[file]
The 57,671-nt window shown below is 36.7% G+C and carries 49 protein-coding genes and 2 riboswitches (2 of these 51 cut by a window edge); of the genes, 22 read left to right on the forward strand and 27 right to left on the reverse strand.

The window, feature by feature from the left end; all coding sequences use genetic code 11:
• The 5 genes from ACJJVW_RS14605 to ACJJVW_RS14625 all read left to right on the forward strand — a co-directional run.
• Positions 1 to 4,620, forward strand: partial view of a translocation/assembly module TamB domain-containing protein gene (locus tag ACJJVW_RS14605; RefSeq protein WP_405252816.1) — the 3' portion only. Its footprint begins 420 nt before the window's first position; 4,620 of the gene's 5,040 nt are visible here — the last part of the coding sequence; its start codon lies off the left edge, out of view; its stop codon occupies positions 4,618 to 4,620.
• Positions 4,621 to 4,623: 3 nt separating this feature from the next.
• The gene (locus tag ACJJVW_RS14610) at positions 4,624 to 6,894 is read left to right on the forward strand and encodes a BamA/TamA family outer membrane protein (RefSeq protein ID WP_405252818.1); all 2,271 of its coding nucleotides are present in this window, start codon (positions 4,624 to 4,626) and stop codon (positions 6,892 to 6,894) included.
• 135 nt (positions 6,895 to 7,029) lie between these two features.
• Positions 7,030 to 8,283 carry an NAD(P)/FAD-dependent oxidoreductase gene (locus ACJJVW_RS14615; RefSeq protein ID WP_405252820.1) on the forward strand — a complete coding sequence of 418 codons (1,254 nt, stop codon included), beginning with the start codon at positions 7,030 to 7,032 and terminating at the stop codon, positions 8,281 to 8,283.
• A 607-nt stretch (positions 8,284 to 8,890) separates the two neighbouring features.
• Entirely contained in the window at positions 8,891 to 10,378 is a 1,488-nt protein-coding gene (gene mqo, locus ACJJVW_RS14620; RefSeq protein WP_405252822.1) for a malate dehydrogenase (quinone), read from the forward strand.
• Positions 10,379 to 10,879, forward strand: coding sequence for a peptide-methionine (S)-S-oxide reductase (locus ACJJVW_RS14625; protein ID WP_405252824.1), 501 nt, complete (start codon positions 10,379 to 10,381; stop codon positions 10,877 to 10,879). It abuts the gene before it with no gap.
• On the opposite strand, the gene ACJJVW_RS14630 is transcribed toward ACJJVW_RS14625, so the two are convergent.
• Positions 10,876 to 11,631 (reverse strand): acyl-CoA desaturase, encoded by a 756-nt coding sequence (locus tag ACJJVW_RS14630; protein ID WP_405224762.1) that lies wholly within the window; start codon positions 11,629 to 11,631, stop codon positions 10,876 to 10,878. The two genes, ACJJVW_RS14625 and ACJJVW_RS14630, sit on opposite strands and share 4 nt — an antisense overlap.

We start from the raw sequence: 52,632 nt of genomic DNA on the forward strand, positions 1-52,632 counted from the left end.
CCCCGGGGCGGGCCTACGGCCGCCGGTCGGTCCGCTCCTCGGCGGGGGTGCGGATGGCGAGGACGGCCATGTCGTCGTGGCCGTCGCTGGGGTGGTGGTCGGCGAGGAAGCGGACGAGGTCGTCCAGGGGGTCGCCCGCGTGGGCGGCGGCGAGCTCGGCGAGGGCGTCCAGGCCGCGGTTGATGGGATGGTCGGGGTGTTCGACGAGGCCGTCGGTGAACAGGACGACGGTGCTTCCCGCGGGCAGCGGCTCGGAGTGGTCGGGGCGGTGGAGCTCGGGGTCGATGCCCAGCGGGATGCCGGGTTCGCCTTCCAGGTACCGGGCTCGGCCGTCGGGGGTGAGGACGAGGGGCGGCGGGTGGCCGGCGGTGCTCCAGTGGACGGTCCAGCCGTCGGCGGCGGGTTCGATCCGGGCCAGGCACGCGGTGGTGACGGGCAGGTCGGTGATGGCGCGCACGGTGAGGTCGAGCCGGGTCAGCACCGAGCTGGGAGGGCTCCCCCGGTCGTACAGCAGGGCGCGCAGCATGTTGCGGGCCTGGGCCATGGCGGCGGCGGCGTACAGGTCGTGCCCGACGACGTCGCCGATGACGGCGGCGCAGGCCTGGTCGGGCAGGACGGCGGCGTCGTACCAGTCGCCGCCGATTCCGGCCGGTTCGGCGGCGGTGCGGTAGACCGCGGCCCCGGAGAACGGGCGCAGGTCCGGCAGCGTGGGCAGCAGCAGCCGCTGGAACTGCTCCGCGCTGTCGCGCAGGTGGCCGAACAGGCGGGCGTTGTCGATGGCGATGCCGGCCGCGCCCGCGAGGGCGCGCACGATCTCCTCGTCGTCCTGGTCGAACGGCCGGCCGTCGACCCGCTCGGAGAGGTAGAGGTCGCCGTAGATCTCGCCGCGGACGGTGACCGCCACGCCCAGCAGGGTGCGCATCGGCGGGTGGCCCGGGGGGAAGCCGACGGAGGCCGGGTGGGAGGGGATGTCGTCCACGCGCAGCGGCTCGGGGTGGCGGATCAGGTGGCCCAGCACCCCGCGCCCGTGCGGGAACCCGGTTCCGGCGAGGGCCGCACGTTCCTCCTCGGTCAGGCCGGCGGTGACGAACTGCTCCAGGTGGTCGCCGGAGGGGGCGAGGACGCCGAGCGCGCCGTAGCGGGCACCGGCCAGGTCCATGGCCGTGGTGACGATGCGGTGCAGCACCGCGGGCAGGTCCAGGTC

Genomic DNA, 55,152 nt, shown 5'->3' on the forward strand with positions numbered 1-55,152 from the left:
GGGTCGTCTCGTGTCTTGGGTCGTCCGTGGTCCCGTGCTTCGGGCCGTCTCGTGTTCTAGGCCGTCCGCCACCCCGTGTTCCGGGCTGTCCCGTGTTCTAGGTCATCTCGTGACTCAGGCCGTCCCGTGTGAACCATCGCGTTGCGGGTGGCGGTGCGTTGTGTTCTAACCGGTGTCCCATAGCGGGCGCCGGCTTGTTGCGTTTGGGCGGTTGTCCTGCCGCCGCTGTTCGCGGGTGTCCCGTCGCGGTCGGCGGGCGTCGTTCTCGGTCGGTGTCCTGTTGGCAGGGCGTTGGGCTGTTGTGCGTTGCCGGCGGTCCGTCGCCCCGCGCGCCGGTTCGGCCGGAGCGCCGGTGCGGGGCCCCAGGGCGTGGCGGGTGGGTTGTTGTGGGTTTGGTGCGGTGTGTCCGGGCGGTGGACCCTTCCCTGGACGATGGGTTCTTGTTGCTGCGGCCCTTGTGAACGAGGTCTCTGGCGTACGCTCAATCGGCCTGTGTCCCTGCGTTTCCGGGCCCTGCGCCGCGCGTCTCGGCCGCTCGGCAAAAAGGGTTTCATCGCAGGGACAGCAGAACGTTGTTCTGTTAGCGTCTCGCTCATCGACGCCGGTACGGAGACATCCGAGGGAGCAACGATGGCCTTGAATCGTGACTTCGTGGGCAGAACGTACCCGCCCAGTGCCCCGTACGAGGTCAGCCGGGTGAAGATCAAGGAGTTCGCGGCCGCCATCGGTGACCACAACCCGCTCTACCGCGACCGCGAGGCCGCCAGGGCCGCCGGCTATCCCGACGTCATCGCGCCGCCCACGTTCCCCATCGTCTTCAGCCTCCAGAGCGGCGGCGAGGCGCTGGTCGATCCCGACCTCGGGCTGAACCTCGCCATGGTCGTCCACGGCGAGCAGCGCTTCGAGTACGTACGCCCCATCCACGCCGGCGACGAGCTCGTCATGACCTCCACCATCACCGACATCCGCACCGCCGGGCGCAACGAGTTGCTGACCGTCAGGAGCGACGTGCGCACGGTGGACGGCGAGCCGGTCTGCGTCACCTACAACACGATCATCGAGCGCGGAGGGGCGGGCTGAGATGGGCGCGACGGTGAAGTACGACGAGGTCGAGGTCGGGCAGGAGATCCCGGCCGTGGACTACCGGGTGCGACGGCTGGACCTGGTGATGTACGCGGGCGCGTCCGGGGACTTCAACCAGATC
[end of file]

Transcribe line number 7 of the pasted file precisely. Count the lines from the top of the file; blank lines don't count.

• 135 nt (positions 6,895 to 7,029) lie between these two features.